The prayer Jesus Christ gave his disciples when they said, “Teach us to pray” begins with an acknowledgment of the God being petitioned, the God Jesus taught all disciples, then and now, to address as “our Father.” The first request seems to be something we need to hear ourselves pray—a plea that the Kingdom of God come and that God’s will be done “on earth as it is in heaven.” Next is the request for daily food and then comes forgiveness. The petition “forgive us our debts” joins forgiveness with the condition, “as we forgive our debtors” or “those who trespass” or “sin against us.” This part of the prayer seems especially relevant with July 4, 2021, still fresh in memory. The freedoms we enjoy as Americans have something in common with the forgiveness we are taught to ask for. Forgiveness is a freeing act. When we forgive, we loosen the ties of animosity between ourselves and those who have wronged us. We’re no longer bound to them by bitterness, thoughts of payback, or plans to take the matter into our own hands. It’s as if, in our inner courtroom, we say to those we forgive, “You are free to go.” This frees us too because in deciding to drop the hostilities, we are no longer locked into long-standing conflict.
we are forgiven
Holding onto strife or outrage and maintaining a negative connection with someone else will surely play itself out at our expense. Who isn’t better off without all that? To break if off isn’t just to choose a greater benefit for ourselves. It’s to acknowledge that, as children of God, we ourselves have been forgiven. Imagine the pans of a scale. The weight of forgiveness Jesus brought us in his mighty work on the cross is infinitely greater than the forgiveness we are to measure out to those who have mistreated us. It’s like the difference between eternity and time! To say again, forgiveness is freeing, and in the Lord’s Prayer we, in effect, promise ourselves and God that we will live in that freedom because we have been freed—and to an infinitely greater degree. The benefits of such a choice are clear.
enemies and friends
It has long amazed me that, as a people, we Americans have accomplished something unusual. We’ve become friends with Germany and Japan, deadly foes we fought in World War II. They now work with us in many endeavors, they are international partners and business associates, spouses and fellow students in academic settings the world over. We share every sort of relationship at home and on the world scene. On the other hand, we know of and must deal with the effects of enmity in other quarters, hostilities persisting for centuries, even millennia. No good comes when humans cultivate and perpetuate bitterness on that level. It’s not good on any level, and the Lord Jesus has made a way for us to willingly give it up. In Christ, we are free from the sin and guilt weighing heavily on our side.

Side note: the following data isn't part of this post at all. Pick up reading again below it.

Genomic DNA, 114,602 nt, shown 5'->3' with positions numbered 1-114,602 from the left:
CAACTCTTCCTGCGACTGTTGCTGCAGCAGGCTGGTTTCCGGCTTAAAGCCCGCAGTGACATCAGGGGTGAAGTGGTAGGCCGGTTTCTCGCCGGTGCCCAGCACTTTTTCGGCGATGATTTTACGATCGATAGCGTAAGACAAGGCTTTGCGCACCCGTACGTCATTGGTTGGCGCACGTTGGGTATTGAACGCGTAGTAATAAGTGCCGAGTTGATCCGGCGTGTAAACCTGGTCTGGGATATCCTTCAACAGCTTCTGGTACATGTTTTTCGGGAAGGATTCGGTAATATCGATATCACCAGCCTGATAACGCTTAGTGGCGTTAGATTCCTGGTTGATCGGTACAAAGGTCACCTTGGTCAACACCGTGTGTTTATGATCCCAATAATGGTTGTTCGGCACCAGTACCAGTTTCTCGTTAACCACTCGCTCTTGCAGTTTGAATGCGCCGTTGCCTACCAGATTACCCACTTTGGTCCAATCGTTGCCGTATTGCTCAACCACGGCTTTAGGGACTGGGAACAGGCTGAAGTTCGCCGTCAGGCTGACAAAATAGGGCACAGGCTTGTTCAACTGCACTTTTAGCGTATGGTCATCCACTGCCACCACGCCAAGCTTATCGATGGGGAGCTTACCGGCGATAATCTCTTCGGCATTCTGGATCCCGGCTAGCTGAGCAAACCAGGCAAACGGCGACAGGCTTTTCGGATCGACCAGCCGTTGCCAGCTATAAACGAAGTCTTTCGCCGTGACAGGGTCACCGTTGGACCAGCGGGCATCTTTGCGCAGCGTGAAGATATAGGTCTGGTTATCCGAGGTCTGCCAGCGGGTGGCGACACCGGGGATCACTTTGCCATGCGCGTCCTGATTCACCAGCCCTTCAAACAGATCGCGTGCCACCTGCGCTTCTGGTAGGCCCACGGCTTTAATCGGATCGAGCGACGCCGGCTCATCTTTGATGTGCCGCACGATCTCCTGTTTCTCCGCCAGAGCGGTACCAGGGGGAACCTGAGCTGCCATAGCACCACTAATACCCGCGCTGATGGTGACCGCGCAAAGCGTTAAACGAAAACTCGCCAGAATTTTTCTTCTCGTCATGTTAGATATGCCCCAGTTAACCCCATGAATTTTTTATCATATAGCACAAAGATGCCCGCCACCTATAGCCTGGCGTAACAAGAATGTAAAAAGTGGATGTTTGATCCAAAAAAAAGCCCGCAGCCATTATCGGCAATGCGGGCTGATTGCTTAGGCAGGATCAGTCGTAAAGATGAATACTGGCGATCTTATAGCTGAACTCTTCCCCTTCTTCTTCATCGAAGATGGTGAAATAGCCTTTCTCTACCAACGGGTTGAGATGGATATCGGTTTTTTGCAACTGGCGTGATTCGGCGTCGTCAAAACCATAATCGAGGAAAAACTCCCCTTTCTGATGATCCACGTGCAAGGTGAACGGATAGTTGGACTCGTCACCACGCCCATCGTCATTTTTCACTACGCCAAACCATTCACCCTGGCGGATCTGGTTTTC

in God’s eyes
Can we question the connection between wrongs done to us and the wrongs we have done in God’s eyes—in our thoughts, words, and deeds? David says in Psalm 51, “Against you and you only have I sinned and done what is evil in your sight.” The occasion is David’s murder of Uriah, a loyal military officer, a Hittite whose wife Bathsheba David treacherously took for himself. Notice that David understands these things as a sin against God. They were sins on the human level too, of course, but it is God who names and defines sin. It is also he who forgives. This is how Paul explains the forgiveness we have gained in Christ: “ Having canceled the charge of our legal indebtedness, which stood against us and condemned us, God has taken it away, nailing it to the cross” (Col 2: 13-14 NIV). At the cross, the Father forgives us and credits us with the sinlessness of the Son. In obedience and gratitude, we forgive those who have sinned against us. It is right, it is godly, and it is freeing.
The word bitterness is defined as “anger or disappointment at being treated unfairly, resentment.” Why would anyone hold onto such a thing? The same God whose Book condemns bitterness (Heb 12: 15) also says, quoting God: “Vengeance is mine” (Deut 32: 35-36). The one who was willing to take sin on himself and provide for our forgiveness is also our defender and protector. Rectifying the abuse, injustice, and wrongs committed against us is now in other hands. That battle is the Lord’s.
revised from the Edgefield Advertiser, oldest newspaper in South Carolina
July 14, 2021
with thanks for the great image: engin-akyurt-DfpakS28NvU-unsplash-1.jpg